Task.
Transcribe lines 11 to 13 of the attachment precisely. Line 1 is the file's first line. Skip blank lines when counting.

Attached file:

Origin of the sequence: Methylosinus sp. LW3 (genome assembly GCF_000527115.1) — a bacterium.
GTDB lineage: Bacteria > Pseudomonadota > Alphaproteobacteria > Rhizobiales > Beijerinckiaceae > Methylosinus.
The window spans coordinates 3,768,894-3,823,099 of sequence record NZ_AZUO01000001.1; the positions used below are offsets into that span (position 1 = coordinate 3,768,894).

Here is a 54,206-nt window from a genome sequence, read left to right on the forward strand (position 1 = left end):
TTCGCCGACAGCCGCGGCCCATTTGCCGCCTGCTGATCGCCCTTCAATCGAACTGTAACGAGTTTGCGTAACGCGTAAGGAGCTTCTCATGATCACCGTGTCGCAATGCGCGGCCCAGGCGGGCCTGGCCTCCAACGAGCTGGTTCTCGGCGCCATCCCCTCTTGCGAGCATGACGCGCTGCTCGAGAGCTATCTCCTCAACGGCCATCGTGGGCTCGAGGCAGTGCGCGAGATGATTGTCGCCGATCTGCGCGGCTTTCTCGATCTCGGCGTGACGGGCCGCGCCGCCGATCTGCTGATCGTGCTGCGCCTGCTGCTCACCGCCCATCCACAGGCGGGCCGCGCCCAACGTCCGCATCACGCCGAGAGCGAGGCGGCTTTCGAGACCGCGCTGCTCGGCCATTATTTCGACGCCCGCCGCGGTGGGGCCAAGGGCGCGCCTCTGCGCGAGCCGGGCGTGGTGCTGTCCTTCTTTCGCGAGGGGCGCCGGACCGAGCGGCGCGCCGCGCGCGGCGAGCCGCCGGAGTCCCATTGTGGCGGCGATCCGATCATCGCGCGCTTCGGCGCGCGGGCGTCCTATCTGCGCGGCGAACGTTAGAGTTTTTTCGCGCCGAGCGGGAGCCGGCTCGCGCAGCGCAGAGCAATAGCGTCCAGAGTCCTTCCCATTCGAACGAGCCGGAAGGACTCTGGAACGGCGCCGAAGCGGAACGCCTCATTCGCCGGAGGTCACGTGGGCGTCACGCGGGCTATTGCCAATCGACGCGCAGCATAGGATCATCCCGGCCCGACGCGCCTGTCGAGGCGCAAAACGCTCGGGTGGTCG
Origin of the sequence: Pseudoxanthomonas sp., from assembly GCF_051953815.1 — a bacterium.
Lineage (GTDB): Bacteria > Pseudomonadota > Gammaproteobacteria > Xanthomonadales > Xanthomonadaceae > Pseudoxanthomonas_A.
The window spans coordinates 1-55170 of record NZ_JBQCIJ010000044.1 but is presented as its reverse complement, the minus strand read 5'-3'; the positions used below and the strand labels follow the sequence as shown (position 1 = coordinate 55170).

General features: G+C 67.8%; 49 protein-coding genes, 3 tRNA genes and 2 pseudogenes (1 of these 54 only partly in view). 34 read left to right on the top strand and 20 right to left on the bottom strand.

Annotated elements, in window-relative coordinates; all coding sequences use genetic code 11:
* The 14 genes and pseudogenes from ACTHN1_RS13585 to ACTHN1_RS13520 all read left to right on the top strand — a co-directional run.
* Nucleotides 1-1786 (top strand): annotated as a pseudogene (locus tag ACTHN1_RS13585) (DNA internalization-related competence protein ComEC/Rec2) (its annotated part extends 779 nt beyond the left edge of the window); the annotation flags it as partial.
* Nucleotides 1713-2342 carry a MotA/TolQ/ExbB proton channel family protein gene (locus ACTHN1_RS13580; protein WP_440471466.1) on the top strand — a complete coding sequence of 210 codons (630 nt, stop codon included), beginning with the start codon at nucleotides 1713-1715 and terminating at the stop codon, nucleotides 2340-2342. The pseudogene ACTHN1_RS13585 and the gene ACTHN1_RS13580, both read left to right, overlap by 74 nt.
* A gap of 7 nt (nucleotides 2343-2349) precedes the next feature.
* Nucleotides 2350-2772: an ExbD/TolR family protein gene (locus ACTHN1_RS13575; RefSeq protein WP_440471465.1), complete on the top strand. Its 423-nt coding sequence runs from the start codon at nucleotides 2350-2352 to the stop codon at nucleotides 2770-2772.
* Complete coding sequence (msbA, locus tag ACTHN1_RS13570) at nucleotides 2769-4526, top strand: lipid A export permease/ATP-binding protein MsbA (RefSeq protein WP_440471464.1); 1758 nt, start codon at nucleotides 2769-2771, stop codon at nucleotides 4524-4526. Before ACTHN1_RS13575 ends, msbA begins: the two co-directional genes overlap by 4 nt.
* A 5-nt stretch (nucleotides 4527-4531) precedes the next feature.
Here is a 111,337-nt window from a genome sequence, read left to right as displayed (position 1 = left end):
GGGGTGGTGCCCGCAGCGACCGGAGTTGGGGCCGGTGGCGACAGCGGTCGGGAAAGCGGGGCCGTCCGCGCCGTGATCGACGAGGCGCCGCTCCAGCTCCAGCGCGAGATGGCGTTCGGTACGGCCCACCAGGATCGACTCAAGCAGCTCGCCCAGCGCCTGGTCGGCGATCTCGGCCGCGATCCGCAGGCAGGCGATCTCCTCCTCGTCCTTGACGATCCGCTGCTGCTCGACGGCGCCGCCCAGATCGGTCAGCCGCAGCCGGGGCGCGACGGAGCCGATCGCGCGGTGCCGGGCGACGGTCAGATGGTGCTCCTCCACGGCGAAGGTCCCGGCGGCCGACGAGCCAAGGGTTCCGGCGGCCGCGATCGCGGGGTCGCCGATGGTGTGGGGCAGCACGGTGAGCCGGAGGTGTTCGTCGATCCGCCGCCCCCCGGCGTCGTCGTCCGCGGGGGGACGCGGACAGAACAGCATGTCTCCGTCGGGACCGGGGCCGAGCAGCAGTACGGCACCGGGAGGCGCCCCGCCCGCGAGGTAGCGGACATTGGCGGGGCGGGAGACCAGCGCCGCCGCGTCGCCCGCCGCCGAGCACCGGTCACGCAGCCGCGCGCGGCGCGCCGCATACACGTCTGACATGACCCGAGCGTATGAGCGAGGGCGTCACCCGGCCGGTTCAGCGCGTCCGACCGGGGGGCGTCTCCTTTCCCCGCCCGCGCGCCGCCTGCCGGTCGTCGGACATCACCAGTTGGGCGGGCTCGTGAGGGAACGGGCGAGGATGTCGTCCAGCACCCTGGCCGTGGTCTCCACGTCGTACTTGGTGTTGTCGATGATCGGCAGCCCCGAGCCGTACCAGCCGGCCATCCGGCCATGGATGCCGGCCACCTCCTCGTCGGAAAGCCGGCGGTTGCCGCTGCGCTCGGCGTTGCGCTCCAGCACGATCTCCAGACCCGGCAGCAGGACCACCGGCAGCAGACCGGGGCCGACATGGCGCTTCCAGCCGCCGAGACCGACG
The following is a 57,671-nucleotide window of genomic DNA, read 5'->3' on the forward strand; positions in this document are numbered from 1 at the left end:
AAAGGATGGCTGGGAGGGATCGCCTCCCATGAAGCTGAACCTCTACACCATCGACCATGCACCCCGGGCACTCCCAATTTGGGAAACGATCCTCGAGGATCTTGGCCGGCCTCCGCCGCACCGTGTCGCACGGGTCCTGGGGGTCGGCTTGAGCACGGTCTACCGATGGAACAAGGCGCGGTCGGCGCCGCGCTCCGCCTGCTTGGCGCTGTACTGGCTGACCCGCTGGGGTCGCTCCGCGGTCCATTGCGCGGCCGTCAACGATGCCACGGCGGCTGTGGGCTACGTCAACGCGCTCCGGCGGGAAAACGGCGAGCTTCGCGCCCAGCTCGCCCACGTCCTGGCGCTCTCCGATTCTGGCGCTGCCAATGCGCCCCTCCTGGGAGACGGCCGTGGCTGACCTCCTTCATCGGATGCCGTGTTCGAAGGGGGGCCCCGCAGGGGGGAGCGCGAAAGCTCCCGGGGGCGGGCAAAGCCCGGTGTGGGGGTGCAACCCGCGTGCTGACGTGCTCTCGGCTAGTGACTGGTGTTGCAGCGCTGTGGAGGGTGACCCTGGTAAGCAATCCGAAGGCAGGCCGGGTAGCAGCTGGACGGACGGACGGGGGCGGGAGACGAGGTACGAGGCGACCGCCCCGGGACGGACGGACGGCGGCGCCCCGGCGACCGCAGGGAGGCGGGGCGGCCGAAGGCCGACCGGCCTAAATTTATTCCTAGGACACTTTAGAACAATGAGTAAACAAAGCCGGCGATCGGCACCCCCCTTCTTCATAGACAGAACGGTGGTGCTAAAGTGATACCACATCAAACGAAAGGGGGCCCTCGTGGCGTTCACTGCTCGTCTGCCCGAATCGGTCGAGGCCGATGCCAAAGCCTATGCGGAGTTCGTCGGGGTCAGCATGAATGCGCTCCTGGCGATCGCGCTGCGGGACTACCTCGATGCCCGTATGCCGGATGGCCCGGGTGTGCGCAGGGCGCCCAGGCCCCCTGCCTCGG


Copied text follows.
* The 14 genes and pseudogenes from ACTHN1_RS13585 to ACTHN1_RS13520 all read left to right on the top strand — a co-directional run.
* Nucleotides 1-1786 (top strand): annotated as a pseudogene (locus tag ACTHN1_RS13585) (DNA internalization-related competence protein ComEC/Rec2) (its annotated part extends 779 nt beyond the left edge of the window); the annotation flags it as partial.
* Nucleotides 1713-2342 carry a MotA/TolQ/ExbB proton channel family protein gene (locus ACTHN1_RS13580; protein WP_440471466.1) on the top strand — a complete coding sequence of 210 codons (630 nt, stop codon included), beginning with the start codon at nucleotides 1713-1715 and terminating at the stop codon, nucleotides 2340-2342. The pseudogene ACTHN1_RS13585 and the gene ACTHN1_RS13580, both read left to right, overlap by 74 nt.